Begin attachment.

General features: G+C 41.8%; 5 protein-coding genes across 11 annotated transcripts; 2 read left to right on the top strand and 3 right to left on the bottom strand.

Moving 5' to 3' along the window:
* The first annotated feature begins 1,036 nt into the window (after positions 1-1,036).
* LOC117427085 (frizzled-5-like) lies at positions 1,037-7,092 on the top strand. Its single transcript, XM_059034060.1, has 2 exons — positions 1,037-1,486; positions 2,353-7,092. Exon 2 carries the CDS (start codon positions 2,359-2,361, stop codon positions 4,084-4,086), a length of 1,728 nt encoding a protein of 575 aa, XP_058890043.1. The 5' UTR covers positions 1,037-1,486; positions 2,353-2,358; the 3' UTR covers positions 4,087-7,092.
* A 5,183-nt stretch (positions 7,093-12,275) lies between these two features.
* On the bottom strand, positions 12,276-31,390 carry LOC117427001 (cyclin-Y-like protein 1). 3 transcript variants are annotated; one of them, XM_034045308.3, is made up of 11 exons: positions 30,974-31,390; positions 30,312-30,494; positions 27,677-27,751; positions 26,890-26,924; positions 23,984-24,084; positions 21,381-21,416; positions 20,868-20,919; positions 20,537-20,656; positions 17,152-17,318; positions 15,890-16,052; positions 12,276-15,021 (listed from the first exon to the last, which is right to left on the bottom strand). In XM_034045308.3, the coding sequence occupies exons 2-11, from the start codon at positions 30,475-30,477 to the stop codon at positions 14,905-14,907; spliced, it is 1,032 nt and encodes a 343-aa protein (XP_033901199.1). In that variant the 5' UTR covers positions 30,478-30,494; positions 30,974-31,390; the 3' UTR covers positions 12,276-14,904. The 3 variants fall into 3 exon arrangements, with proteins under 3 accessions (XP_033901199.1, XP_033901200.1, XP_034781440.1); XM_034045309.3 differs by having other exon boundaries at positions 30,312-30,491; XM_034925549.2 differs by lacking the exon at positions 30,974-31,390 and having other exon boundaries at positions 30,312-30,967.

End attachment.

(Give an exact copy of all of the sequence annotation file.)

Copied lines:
General features: G+C 41.8%; 5 protein-coding genes across 11 annotated transcripts; 2 read left to right on the top strand and 3 right to left on the bottom strand.

Moving 5' to 3' along the window:
* The first annotated feature begins 1,036 nt into the window (after positions 1-1,036).
* LOC117427085 (frizzled-5-like) lies at positions 1,037-7,092 on the top strand. Its single transcript, XM_059034060.1, has 2 exons — positions 1,037-1,486; positions 2,353-7,092. Exon 2 carries the CDS (start codon positions 2,359-2,361, stop codon positions 4,084-4,086), a length of 1,728 nt encoding a protein of 575 aa, XP_058890043.1. The 5' UTR covers positions 1,037-1,486; positions 2,353-2,358; the 3' UTR covers positions 4,087-7,092.
* A 5,183-nt stretch (positions 7,093-12,275) lies between these two features.
* On the bottom strand, positions 12,276-31,390 carry LOC117427001 (cyclin-Y-like protein 1). 3 transcript variants are annotated; one of them, XM_034045308.3, is made up of 11 exons: positions 30,974-31,390; positions 30,312-30,494; positions 27,677-27,751; positions 26,890-26,924; positions 23,984-24,084; positions 21,381-21,416; positions 20,868-20,919; positions 20,537-20,656; positions 17,152-17,318; positions 15,890-16,052; positions 12,276-15,021 (listed from the first exon to the last, which is right to left on the bottom strand). In XM_034045308.3, the coding sequence occupies exons 2-11, from the start codon at positions 30,475-30,477 to the stop codon at positions 14,905-14,907; spliced, it is 1,032 nt and encodes a 343-aa protein (XP_033901199.1). In that variant the 5' UTR covers positions 30,478-30,494; positions 30,974-31,390; the 3' UTR covers positions 12,276-14,904. The 3 variants fall into 3 exon arrangements, with proteins under 3 accessions (XP_033901199.1, XP_033901200.1, XP_034781440.1); XM_034045309.3 differs by having other exon boundaries at positions 30,312-30,491; XM_034925549.2 differs by lacking the exon at positions 30,974-31,390 and having other exon boundaries at positions 30,312-30,967.